Detective Sikorski's testimony is the only evidence of waiver. He testified that White told him orally that he would answer questions and then gave an oral statement, which the Detective had him write down. See Tr. 15:14-16. Detective Sikorski said that at no time did White orally indicate in any way that he did not wish to answer questions. Tr. 15:17-19. There is no reason to doubt the credibility of Detective Sikorski's testimony. Indeed, when questioned by the Court, Detective Sikorski testified that if it had been clear that White was unwilling to answer questions, he would not have continued to ask White for a statement. Tr. 27:19-25. White did not take the stand during the suppression hearing to explain his side of the story.
Nevertheless, it is troubling that Detective Sikorski failed to read the "no" that White wrote on his Miranda form. Detective Sikorski failed to make sure that White wrote "yes" to indicate that he was willing to answer questions. Instead, the Detective "just looked and [White] put something down. I didn't look at yes or no, I looked at what he wrote down, again upside down, and I was -- again, I didn't get a clear look at it." Tr. 21:2-6. However, Detective Sikorski also testified that "[a]fter I finished reading his rights I got the paper in my hand, I pulled the paper towards me . . . ." Tr. 26:13-16. At this time, he could have read White's written answers clearly but did not do so.
White wrote "no" on the form, to show that he was unwilling to answer questions, virtually at the same time that he was saying "yes" to the Detective. White's written "no" is strong evidence that, if he made any oral communication to the contrary, he was not aware of his right being waived and the consequences of waiving that right. Put another way, writing "no" and saying "yes" do not add up to a knowing waiver of his Miranda rights.
Moreover, this is not a case where a suspect initially indicates that he is unwilling to answer questions and then some time later volunteers a statement. Here, White began writing his statement at 1:30 a.m., only five minutes after the Detective read him his rights. Gov't's Ex. W-2; Tr. 21:7-11. It is hard to believe that White would have changed his mind so quickly.
Therefore, the Government has not proved a waiver by a preponderance of the evidence and may not use White's written statement in its case in chief.
The Government may, however, use White's statement to impeach White's credibility if he takes the stand. For a statement to be admissible for impeachment, the defendant must have given the statement voluntarily and without coercion. Oregon v. Hass, 420 U.S. 714, 722-24 (1975) (hereinafter, Hass); Mincey v. Arizona, 437 U.S. 385, 399-402 (1978); Parsad v. Greiner, 337 F.3d 175, 184 (2d Cir. 2003). The Supreme Court explained in Harris v. New York, 401 U.S. 222, 224 (1971), that "[i]t does not follow from Miranda that evidence inadmissible against an accused in the prosecution's case in chief is barred for all purposes, provided of course that the trustworthiness of the evidence satisfies legal standards." The Court reasoned that "[a]ssuming that the exclusionary rule has a deterrent effect on proscribed police conduct, sufficient deterrence flows when the evidence in question is made unavailable to the prosecution in its case in chief," id. at 225, and that the "shield provided by Miranda cannot be perverted into a license to use perjury by way of a defense, free from the risk of confrontation with prior inconsistent utterances." Id. at 226, quoted in Hass, 420 U.S. at 721-22.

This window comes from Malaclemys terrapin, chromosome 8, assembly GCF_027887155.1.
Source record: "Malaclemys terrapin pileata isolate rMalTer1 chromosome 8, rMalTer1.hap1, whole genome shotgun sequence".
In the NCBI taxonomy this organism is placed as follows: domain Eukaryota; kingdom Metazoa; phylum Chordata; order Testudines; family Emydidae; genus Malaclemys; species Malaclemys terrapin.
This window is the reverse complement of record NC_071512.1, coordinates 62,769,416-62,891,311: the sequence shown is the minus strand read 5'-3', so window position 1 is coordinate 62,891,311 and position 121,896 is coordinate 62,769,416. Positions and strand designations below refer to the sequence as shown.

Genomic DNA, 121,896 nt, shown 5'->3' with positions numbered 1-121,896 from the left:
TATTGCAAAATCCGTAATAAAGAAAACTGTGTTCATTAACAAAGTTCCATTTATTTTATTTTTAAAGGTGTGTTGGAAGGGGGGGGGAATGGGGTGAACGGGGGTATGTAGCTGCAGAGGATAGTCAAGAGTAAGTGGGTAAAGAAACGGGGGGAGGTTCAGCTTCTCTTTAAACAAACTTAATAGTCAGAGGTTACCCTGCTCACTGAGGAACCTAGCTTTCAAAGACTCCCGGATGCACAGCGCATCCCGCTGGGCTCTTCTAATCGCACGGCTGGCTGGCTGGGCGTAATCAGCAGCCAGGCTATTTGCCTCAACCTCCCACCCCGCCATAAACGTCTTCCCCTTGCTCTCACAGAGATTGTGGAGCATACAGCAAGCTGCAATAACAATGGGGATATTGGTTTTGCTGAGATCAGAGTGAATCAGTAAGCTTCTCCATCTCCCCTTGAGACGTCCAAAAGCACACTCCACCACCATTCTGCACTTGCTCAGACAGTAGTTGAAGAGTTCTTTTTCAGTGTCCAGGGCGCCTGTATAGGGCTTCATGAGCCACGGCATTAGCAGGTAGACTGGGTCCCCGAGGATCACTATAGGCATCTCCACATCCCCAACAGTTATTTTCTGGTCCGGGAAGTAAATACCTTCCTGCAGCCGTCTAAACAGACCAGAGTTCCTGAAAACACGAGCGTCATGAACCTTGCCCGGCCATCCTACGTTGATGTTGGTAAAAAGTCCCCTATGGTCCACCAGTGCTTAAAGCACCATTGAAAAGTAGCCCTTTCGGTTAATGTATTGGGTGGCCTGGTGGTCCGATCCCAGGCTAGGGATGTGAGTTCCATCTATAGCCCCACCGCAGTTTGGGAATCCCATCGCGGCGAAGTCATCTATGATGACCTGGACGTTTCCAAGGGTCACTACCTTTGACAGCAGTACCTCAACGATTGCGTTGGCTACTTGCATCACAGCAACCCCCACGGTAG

Thus, even if a statement is not admissible in the prosecution's case in chief because it was taken in violation of Miranda, the Government may use it to impeach the defendant's credibility should he take the stand at trial, so long as the statement was voluntary and uncoerced. Involuntariness or coercion may be shown by the defendant's characteristics at the time of the statement, the conditions of the interrogation and the conduct of the police.
Here, there is no evidence that White gave his statement involuntarily or that it was the result of coercion. There is no evidence that Detective Sikorski, or anyone else, made any threats or promises to White to induce him to make the statement. See Tr. 21:25-22:5. Detective Sikorski found White's demeanor to be "very calm, just actually very cooperative." Tr. 22:7. In his affidavit, White's assertion that his statements were "not voluntary and the result of illegal police conduct and activity" is merely conclusory. White Aff. ¶¶ 3-4 (July 14, 2008).
White's motion to suppress his written statement from the Government's case in chief is granted, but the Government may use the ...